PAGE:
explicit communication there is an increased likelihood of building positive relationships. It is crucial The mentor-student teacher relationship is a crucial cog in. mentees and the roles they undertake in a mentoring relationship. during professional placements (or practicum) in which student teachers are being placed . nurture the development of the mentee through building rapport ( Hudson. Relationships and relationship building are essential in teaching, particularly as a way to engage students in education (Pianta, Hamre, & Allen.
Build Trust During your early conversations, establish a relationship built on trust. Emphasize that your role as a mentor is to coach and support the new teacher.
Remind them that effective teachers cultivate a growth mindset, and that all teachers engage in reflection and goal setting. Your role as a mentor is to support the growth of the new teacher.
Emphasize that you are there to support the new teacher learn by celebrating their successes and reflecting on mistakes. What can your mentee expect from you as a mentor? What do you expect from them? How often will you meet and for how long?
The Mentor-Student Teacher Relationship: 4 Tips for Finding Common Ground
What roles and responsibilities will the new teacher have in your classroom and how will they evolve throughout the year? Communicating expectations at the beginning of the school year lays the groundwork for successful co-teaching relationships.Relationship Building: Parent/Teacher Communication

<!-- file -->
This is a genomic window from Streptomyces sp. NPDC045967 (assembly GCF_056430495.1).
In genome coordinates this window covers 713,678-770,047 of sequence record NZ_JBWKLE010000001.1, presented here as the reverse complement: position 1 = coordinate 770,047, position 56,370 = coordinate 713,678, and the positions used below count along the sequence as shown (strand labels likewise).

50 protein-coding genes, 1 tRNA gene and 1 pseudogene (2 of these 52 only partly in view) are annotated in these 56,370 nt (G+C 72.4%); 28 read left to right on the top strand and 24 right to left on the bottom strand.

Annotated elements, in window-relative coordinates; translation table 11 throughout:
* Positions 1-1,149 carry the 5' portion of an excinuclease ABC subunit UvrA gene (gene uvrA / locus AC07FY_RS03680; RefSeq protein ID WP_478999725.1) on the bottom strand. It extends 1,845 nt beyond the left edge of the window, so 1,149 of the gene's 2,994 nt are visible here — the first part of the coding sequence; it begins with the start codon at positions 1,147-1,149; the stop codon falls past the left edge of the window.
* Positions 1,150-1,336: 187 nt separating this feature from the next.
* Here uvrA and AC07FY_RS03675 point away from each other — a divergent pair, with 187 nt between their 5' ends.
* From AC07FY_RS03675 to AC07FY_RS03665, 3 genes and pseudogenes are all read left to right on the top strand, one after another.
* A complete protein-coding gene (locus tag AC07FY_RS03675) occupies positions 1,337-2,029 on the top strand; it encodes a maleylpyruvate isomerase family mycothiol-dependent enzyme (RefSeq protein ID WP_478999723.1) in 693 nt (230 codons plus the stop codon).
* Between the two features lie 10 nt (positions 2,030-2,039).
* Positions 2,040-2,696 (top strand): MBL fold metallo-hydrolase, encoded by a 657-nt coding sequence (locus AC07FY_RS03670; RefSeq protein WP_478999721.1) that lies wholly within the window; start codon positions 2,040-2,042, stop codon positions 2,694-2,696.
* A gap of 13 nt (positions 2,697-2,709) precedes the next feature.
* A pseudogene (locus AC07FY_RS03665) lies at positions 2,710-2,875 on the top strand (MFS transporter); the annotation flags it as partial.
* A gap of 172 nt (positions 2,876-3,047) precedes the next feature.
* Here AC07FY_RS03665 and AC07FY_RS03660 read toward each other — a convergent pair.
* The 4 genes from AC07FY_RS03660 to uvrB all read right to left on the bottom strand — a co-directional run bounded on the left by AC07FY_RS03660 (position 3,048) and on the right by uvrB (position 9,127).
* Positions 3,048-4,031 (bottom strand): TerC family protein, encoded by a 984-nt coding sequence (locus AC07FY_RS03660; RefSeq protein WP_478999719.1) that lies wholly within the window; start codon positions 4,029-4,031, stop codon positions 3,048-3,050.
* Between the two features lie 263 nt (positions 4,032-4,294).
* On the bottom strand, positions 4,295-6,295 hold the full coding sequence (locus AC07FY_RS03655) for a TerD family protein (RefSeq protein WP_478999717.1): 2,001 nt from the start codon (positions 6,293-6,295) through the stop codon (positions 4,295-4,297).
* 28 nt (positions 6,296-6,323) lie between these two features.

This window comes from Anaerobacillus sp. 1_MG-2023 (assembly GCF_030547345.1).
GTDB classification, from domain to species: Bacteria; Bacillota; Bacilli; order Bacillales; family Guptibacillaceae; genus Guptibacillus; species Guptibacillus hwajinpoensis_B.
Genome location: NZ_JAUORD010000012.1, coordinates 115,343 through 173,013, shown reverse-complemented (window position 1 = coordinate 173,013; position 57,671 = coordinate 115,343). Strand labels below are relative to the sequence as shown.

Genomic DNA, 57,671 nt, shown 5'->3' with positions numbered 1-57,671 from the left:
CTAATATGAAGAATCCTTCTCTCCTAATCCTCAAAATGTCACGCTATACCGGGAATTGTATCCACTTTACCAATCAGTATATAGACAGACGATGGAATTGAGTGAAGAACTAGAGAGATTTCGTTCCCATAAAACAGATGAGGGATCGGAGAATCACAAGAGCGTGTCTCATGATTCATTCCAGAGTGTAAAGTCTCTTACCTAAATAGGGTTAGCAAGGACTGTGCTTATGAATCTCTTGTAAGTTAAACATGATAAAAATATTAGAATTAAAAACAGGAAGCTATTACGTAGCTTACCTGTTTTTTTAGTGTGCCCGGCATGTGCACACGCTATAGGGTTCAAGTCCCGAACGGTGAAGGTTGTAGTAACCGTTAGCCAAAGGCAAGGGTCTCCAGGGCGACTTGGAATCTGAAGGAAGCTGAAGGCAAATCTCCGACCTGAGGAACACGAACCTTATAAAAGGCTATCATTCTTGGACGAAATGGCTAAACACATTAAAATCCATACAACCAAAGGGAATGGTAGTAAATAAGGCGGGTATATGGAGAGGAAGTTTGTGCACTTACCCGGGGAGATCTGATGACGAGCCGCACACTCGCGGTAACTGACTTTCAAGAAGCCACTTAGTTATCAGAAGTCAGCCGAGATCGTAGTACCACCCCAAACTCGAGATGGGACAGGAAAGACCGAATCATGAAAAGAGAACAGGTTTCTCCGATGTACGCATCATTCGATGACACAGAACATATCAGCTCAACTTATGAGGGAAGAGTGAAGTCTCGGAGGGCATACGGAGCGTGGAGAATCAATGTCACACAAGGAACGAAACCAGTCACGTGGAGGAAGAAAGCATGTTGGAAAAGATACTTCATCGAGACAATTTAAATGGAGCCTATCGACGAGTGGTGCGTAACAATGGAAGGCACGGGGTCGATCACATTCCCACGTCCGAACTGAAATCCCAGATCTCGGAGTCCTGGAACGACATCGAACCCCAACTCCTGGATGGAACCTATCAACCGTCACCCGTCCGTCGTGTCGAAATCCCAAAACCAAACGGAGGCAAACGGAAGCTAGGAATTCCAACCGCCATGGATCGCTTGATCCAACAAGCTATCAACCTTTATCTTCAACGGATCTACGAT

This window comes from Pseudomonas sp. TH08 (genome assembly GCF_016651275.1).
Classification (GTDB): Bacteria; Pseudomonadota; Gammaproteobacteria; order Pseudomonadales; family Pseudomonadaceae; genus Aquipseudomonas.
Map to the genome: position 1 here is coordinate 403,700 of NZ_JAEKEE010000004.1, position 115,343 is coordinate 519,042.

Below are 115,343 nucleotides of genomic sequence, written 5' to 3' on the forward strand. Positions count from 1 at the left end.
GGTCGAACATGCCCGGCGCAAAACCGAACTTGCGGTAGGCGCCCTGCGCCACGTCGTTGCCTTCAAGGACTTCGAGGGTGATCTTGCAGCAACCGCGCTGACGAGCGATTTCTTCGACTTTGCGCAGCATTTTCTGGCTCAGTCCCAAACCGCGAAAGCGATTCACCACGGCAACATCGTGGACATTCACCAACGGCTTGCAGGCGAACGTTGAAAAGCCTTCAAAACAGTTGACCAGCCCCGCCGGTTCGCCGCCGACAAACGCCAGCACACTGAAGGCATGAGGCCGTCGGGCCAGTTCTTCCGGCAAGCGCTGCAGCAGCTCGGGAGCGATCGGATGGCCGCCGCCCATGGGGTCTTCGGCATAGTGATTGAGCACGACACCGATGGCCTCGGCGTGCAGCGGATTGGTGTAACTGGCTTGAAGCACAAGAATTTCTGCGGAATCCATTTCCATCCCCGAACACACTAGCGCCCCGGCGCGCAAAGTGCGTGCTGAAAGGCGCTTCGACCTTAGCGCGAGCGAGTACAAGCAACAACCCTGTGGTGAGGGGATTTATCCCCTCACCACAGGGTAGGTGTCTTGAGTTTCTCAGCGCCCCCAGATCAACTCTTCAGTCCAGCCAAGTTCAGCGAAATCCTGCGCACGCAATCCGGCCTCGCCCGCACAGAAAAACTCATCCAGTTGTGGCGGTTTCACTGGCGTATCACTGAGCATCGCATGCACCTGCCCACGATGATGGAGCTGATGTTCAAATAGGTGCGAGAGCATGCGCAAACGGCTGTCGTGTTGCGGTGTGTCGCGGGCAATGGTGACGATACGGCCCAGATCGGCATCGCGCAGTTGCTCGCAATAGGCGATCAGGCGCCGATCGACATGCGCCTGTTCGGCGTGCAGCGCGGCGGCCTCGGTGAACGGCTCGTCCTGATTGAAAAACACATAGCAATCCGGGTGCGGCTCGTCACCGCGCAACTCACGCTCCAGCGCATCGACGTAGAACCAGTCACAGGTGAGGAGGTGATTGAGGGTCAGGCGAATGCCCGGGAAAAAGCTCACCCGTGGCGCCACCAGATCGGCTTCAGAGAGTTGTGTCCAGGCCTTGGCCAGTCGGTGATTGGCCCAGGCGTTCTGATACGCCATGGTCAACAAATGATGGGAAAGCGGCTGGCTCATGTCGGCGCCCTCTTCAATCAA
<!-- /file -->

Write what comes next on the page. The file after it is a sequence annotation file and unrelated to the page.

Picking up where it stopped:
Collaborate Relationships can be built through shared work. Teachers engage in a variety of projects at the beginning of the year, from setting up the classroom to making home visits to planning for the year.
Engaging in this work together helps you to build a relationship through shared experience.
The Mentor-Student Teacher Relationship: Finding Common Ground
Be Transparent As an experienced teacher you might have processes or systems that are built into your practice. Share your goals Effective teachers are lifelong learners. Although it was in a nice suburban school district, the teacher I was assigned to couldn't have been any less of a mentor.
I was in constant fear that I was doing something wrong because she always compared me to her previous student teacher. Plus, she only gave me negative feedback, which made me feel like such a failure.
As a prospective teacher, all I wanted was an experience that benefited the both of us. After two very different situations, I've learned a few tricks to help teachers and student teachers work as a team. Here's what you should know.
Find Your Shared Rhythm for Teaching One of the best things my first mentor did was to ease me into the teaching process. Prospective teachers vary in terms of previous teaching experience and education—some may feel more comfortable diving right in while others will easily feel like they're being thrown to the sharks.
It's wise to have a conversation before your experience even starts to see what the best approach is for you. For me, gradually easing my way into the experience one subject at a time was what made me feel the most comfortable.
My confidence started to build gradually each day, which eventually made me eager to take on more subjects.
Mentors! 6 Tips for Connecting with New Teachers - PEBC
Be Equally Involved in the Classroom This is a shared experience, so mentors shouldn't just show prospective teachers what it takes to plan and grade a lesson; they should also make them part of the overall process. With my first placement, I was included in everything my mentor did. From getting to school early and staying late to prepare lessons, to bus duty and parent-teacher meetings, I was right there by her side.
The more I was exposed to, the more experience and knowledge I gained. I was able to learn how to effectively talk to parents, prep for lessons, and even find my way around the faculty room.